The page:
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Positive thinking can help improve grades (5 tips)

    Let’s get straight to point. Positive thinking is good for health. And if it leads to resilience against disease, then that can correlate with exam performance.

    On that note, ever seen someone who is an extreme pessimist or someone who is very sick trimuph in an exam? I have not either.

    For a student who has an important exam coming up, you’d grab every advantage to get ahead. And here’s 5 things I have my students practice as they head into their exams.

    Positive thinking: (1) realise how negative we are by default

    Every year, I do this simple exercise where I ask my students to volunteer for a simple activity so that I can show them how negative they are.

    I then go on to tell them it will be harmless and there will not be any shaming.

    More importantly, they will end the exercise with a big smile on their face.

    Expectantly, majority of students do not believe me and avert my gaze as I plead on.

    Finally, a brave soul comes up after an uncomfortable silence.

    Only to find out that I am passing him/her money, with no strings attached.

    I have just proven my point and that also leaves the rest aghast at their negativity and what it cost them.

    Whether it is people around us or ourselves, we are awash with negativity so much so that it has become the default.

    According to Dr Alison it takes effort to pull oneself out of the negativity.

    Positive thinking: (2) daily gratitude ritual

    Look at those who are successful. And you don’t have to look far to see that they incorporate some form of daily gratitude ritual.

    I do it myself too. Every morning, one of the first things I do is to think and feel the happiness from the 3 things I am grateful for.

    My students also adopt the same daily ritual. And when they return the next week, many rave about the positive effects.

    From improving relationships with parents, to more productive study periods. And when they come to the class more positive, that fuels their desire to learn and do better for themselves.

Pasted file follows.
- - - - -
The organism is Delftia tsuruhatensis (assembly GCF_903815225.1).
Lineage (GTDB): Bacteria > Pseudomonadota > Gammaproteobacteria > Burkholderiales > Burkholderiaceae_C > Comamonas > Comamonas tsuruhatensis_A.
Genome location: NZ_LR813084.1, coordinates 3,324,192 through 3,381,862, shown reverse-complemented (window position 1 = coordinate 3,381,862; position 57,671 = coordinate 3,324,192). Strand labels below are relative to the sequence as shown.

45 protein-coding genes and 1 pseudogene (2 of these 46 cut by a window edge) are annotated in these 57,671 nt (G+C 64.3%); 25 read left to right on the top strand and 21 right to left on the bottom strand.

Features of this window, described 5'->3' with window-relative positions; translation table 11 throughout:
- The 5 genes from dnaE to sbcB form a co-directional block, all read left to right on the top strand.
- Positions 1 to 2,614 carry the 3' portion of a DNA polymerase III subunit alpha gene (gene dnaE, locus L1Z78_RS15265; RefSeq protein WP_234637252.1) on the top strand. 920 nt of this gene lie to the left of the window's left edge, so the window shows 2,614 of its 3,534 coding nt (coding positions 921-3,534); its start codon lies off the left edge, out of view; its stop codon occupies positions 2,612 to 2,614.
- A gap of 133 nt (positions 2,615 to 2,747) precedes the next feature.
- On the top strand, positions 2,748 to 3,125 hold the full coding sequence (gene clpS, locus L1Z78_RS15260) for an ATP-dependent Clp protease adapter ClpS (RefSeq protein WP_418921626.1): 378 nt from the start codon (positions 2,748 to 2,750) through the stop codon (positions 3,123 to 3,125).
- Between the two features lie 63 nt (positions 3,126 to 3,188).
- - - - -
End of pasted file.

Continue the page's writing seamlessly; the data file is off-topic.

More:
As such, it creates a positive feedback loop.

    By the way did you hear about one of my student Nicholas Chan, the first ITE student to gain admissions into medical school?

    Even though his first start in education is full of adversity, his positive demeanour continues to bring him success.

    Positive thinking: (3) the glass is half full exercise

    In many situations even though things aren’t so positive, it can still turn out to be a glass half-full instead of half-empty situation.

    So I teach my students to do this at the end of the day. Recount something negative that transpired earlier. Then think what is positive about the experience.

    Over time this encourages one to become more resilient to negative thoughts.

    And then begin to find opportunities in adversity.

    Positive thinking: (4) I am excited!

    The Singaporean version of the A levels is HARD and leaves many anxious.

    This is a positive thinking trick that my students use during exams.

    When they start feeling anxious, they think to themselves to be excited instead. Then go to explain to themselves why they are excited.

    The rational is that even though the biological effects of both states are the same, whereas anxiety has a more negative connotation, excitement is the opposite.

    Those who tried this simple technique realise it snaps them out of negativity very quickly.

    Not only that and most importantly, they then channel the energy towards problem solving rather than have it overwhelm them instead.

    Here’s 2 journalist from the Atlantic who investigated the phenomenon further and reported on their experience.

    (5) Power to the group!

    Because the A levels is so challenging, it is really easy for the mind to derail going at it alone.

    That’s why in my classes, I get my students to band together.

    When the group comes together, support and help each other, each individual member benefits.

    They do so by producing the hormone, oxytocin.

    This in turn make the person more resilient to stress.

    Hence, it is also easier for individuals to enter into positive thinking frame of mind.

    In fact I am so happy knowing that many continue to be friends even after graduation even till this day. Since starting out in my class as strangers coming in from different schools and backgrounds.

    This is also the very reason why I encourage students to join my H2 BIO tuition group classes rather than 1-1.


    I hope you enjoy these 5 pointers on how to get into positive thinking.

    Do you have any tips of your own? Let me know!

    Finally, let me know if this has been useful.

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    Morning routine for A students
    How to take good notes in class
    Sleeping your way to optimal learning
    Study productivity and diffuse learning
    Foods that boost learning or exam prep
    Positive thinking can help improve grades
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    Handphone use in classrooms: how it works against learning
    Exam Strategies
    The exam diet
    Boost A level performance
    Goal setting for exam success
    Solution to exam-taking anxiety
    Spaced repetitions and exam success
    How to remember everything for exams
    Find motivation during exam preparation
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